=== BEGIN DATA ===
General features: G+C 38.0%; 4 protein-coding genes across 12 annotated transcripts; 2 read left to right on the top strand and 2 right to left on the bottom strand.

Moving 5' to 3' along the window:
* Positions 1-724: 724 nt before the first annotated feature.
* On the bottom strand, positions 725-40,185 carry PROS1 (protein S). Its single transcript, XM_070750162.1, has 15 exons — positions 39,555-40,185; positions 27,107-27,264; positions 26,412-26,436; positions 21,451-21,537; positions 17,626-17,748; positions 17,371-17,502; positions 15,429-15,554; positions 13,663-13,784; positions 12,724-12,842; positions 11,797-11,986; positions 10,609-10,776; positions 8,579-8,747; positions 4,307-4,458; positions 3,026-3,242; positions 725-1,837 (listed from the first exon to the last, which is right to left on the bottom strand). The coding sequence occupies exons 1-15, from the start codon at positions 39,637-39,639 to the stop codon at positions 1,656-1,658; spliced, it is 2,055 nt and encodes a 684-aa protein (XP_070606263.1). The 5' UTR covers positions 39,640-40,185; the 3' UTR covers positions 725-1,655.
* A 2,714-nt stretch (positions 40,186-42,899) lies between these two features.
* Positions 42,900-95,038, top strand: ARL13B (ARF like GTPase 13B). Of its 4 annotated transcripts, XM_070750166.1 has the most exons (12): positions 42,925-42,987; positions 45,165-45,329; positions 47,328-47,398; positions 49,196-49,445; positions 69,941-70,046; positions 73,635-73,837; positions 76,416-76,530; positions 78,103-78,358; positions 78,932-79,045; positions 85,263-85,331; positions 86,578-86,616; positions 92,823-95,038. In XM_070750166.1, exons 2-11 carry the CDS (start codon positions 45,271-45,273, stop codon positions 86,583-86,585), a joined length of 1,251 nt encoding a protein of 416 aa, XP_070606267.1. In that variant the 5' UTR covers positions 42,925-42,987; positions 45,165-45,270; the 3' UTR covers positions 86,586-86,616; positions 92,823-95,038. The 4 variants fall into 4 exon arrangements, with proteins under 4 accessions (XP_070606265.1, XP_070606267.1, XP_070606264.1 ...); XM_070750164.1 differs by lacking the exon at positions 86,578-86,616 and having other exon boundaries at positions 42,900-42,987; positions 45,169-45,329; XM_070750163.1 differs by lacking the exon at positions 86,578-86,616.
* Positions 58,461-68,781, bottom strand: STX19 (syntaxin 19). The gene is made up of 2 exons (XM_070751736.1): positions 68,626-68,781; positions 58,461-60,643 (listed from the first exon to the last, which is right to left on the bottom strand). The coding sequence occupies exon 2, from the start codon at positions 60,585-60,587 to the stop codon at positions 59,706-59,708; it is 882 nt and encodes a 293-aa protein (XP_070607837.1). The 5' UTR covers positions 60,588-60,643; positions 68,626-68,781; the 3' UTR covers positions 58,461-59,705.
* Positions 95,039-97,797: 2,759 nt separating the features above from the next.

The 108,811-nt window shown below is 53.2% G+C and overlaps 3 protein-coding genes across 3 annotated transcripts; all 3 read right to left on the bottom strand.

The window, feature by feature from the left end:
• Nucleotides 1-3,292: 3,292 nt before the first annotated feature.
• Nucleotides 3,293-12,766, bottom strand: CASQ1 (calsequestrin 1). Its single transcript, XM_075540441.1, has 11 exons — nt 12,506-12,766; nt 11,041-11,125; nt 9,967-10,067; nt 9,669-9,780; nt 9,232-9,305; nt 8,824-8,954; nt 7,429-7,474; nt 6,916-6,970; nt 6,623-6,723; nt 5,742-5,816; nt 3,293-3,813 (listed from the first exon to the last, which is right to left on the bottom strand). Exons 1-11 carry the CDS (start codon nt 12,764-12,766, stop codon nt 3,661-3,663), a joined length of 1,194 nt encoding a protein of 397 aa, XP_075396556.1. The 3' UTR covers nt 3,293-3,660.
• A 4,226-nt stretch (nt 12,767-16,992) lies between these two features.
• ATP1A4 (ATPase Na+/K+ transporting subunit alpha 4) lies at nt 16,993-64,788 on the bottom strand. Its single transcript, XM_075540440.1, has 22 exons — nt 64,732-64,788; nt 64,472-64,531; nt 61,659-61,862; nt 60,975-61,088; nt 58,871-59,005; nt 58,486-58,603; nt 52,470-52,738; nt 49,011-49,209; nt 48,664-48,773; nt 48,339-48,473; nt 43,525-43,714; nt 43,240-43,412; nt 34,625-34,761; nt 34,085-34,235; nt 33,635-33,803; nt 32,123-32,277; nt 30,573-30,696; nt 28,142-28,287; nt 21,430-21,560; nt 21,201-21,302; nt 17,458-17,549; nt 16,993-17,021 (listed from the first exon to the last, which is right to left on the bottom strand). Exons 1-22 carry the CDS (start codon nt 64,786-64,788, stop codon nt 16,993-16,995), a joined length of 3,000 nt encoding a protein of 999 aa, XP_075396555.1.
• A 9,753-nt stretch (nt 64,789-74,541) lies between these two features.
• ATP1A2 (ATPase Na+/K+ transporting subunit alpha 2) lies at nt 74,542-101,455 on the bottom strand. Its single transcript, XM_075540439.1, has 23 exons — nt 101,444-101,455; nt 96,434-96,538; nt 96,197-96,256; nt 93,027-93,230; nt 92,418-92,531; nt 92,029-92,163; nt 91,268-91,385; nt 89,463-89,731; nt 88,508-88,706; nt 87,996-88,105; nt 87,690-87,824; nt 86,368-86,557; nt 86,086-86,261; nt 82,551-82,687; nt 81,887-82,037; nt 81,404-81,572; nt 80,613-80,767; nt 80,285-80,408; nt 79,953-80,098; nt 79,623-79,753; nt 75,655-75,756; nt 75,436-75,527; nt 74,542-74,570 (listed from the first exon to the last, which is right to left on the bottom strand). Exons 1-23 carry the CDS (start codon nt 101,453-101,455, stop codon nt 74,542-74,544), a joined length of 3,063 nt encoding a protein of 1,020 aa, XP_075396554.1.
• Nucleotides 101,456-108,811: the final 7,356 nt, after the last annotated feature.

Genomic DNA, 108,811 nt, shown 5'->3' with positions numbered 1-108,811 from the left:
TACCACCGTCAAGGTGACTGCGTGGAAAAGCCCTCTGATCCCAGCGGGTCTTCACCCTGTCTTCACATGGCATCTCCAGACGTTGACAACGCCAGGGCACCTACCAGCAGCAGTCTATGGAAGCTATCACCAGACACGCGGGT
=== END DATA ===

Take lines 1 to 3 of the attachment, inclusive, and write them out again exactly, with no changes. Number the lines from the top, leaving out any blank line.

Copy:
General features: G+C 38.0%; 4 protein-coding genes across 12 annotated transcripts; 2 read left to right on the top strand and 2 right to left on the bottom strand.

Moving 5' to 3' along the window:
* Positions 1-724: 724 nt before the first annotated feature.